A queer take on Italian family life

Loose Cannons is an uplifting film about Italian traditions and sexuality, but it ends up looking like a clichéd pasta ad.

Nathalie Rothschild

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For a film in which each character harbours some tragic secret – of unrequited love, betrayal, unfulfilled ambition, alcoholism, a death wish or suchlike – Ferzan Özpetek’s Loose Cannons is surprisingly uplifting.

In this family drama/rom-com-with-a-twist, the Istanbul-born Italian director combines precise aesthetics with good-looking actors, but, regrettably, Loose Cannons is also full of all-too-predictable stereotypes. This makes the film, despite its underlying theme of the pressures of stifling social conformism, easy on the eye and light of heart. Think Festen meets Women on the Verge of a Nervous Breakdown.

The loose cannons of the title are found amongst the Cantone family, the owners of a pasta factory in Puglia, in southern Italy. The father, Vincenzo, has decided that the time has come to hand over responsibilities to his sons, Antonio and Tommaso. His daughter’s husband being an imbecile and his daughter being a woman, the brothers are the obvious heirs to the family business.

Tommaso, ostensibly enrolled in business school in Rome but actually a gay literature student with a novel freshly submitted to a publisher, returns home for a pompous dinner where Vincenzo plans to announce the generational handover in front of the entire family and some new business associates. Tommaso, having just confided in his brother that he is planning to use the occasion to reveal his literary and same-sex relationship aspirations, is himself taken by surprise at the dinner: Antonio beats him to it, coming out of the closet and triggering a heart attack in his father.

Antonio is disowned and Tommaso, afraid that opening up about his gayness would be a final death knell for his father, reluctantly steps in to manage the factory with the assistance of Alba, a beautiful young family friend with a nose for business deals and eye-catching pasta packaging. No matter how hard he tries, even caressing the freshly-baked pasta every morning as his grandfather used to, Tommaso can’t develop a passion for macaroni. He wants to get back to Rome, to his writing and his gay lover, a bookish doctor.

While the film centres on Tommaso and his dilemmas, Loose Cannons has an assortment of characters with an assortment of repressed emotions. There’s the homophobic and patriarchal father; the outwardly stoic, but in reality sensitive, mother; the daughter stuck in a passionless marriage with a podgy husband and two chubby daughters; the spinster auntie indiscreetly drenching her sorrows in whiskey; the diabetic grandmother dishing out pearls of wisdom; and the ugly, frustrated maid.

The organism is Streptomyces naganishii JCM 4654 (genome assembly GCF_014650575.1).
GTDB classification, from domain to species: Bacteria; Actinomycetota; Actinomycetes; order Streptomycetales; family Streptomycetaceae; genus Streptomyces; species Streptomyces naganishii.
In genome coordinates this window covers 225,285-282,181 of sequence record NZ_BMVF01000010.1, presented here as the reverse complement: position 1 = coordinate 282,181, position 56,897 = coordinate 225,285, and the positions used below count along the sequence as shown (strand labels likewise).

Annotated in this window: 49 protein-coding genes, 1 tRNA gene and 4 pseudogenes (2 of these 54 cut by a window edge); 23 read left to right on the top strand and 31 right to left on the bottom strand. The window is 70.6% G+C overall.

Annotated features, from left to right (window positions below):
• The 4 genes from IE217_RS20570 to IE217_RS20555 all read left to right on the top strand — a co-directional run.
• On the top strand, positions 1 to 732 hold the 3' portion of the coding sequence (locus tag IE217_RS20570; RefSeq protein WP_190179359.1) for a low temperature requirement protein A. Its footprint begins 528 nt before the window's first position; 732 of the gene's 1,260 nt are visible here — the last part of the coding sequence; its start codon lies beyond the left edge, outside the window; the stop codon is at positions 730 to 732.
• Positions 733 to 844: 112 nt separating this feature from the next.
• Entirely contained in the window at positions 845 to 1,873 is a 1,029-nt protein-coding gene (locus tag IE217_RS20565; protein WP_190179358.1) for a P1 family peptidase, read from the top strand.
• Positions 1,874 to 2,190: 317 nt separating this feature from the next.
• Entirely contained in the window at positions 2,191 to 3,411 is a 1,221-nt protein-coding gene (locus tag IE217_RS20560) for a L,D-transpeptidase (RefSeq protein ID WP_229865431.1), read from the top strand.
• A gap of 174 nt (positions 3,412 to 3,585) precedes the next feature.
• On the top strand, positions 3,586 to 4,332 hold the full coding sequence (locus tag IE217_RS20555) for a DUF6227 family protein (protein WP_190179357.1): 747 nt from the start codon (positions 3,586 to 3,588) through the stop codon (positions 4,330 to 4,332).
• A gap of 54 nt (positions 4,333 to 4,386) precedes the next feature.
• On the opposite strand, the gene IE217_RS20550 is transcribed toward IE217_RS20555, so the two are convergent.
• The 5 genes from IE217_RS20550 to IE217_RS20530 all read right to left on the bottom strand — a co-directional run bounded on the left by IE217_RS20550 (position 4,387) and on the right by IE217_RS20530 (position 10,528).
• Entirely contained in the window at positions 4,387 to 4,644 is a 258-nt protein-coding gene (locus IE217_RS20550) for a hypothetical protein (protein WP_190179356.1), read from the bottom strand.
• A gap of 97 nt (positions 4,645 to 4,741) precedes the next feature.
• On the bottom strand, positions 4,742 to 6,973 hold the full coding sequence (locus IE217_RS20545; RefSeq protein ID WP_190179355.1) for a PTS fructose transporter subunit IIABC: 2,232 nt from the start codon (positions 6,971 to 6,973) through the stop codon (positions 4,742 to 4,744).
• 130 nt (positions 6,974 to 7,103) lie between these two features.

Though Loose Cannons is never dull, with plenty of narrative twists, flashback scenes and regular introductions of new characters, all the typecasting soon grates. The scenes with the multi-generational, loud-mouth Cantone family gathering around tables brimming with food quickly come to feel like quirky pasta adverts.

The film is marked by clichés from the outset. The opening scene, which turns out to be a flashback sequence into the past of granny Cantone, couldn’t be more kitsch: a beautiful, teary-eyed young bride runs up the steep staircase of a solitary stone house, where she confronts a man, his shirt unbuttoned at the neck, with a gun – first aimed at him, then pressed against her own chest. The man tries to wrangle the gun out of the bride’s hand, at which point the film cuts to a shot of the house’s exterior and the banging sound of a gun shot is heard.

Things don’t get better when, during a transitional phase of the film, Tommaso’s gay friends from Rome show up for a surprise visit. Tommaso’s parents convince them to stay overnight – cue camp homos who try to act straight but still can’t help admire Alba’s dress or flirt with Tommaso’s brother-in-law. During a trip to the beach, the boys perform a silly coordinated dance before splashing each other with water. It’s funny, but so predictable. At times, it’s hard to tell whether all the typecasting and melodrama is done knowingly or is just crass.

For a film exploring the themes of family obligations, tradition, clash of values, sexuality and love, you’d be better off watching Özpetek’s Hamam: The Turkish Bath from 1997. Still, the graceful final scene of Loose Cannons, set to the melancholic tones of Turkish diva Sezen Aksu’s ‘Kutlama‘ (Celebration), is almost enough to redeem the conventional and clapped-out feel that colours most of the movie.

Nathalie Rothschild is commissioning editor of spiked.

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